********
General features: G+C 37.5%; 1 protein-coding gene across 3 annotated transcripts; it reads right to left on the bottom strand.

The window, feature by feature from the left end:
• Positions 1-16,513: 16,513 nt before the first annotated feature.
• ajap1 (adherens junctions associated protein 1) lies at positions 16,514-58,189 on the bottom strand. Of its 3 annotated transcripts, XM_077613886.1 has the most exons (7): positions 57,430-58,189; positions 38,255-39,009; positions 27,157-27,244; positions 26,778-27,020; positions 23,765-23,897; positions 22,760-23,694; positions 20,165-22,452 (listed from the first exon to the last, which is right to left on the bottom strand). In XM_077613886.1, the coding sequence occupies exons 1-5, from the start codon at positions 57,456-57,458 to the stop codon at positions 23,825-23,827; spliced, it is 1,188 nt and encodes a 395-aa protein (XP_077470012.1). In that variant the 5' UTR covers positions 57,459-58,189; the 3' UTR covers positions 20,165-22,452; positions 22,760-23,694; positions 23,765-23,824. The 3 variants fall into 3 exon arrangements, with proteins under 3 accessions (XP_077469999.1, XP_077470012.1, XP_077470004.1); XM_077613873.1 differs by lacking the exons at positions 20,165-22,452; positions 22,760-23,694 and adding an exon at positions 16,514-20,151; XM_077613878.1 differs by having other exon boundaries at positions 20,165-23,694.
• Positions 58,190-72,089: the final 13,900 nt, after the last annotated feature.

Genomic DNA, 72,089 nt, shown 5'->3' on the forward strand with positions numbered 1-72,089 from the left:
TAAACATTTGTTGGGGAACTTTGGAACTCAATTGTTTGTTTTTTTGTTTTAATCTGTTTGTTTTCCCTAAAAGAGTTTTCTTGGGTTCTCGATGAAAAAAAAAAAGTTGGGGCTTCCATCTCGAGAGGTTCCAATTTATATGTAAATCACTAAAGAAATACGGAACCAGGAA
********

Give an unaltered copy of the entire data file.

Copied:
General features: G+C 37.5%; 1 protein-coding gene across 3 annotated transcripts; it reads right to left on the bottom strand.

The window, feature by feature from the left end:
• Positions 1-16,513: 16,513 nt before the first annotated feature.
• ajap1 (adherens junctions associated protein 1) lies at positions 16,514-58,189 on the bottom strand. Of its 3 annotated transcripts, XM_077613886.1 has the most exons (7): positions 57,430-58,189; positions 38,255-39,009; positions 27,157-27,244; positions 26,778-27,020; positions 23,765-23,897; positions 22,760-23,694; positions 20,165-22,452 (listed from the first exon to the last, which is right to left on the bottom strand). In XM_077613886.1, the coding sequence occupies exons 1-5, from the start codon at positions 57,456-57,458 to the stop codon at positions 23,825-23,827; spliced, it is 1,188 nt and encodes a 395-aa protein (XP_077470012.1). In that variant the 5' UTR covers positions 57,459-58,189; the 3' UTR covers positions 20,165-22,452; positions 22,760-23,694; positions 23,765-23,824. The 3 variants fall into 3 exon arrangements, with proteins under 3 accessions (XP_077469999.1, XP_077470012.1, XP_077470004.1); XM_077613873.1 differs by lacking the exons at positions 20,165-22,452; positions 22,760-23,694 and adding an exon at positions 16,514-20,151; XM_077613878.1 differs by having other exon boundaries at positions 20,165-23,694.
• Positions 58,190-72,089: the final 13,900 nt, after the last annotated feature.

Genomic DNA, 72,089 nt, shown 5'->3' on the forward strand with positions numbered 1-72,089 from the left:
TAAACATTTGTTGGGGAACTTTGGAACTCAATTGTTTGTTTTTTTGTTTTAATCTGTTTGTTTTCCCTAAAAGAGTTTTCTTGGGTTCTCGATGAAAAAAAAAAAGTTGGGGCTTCCATCTCGAGAGGTTCCAATTTATATGTAAATCACTAAAGAAATACGGAACCAGGAA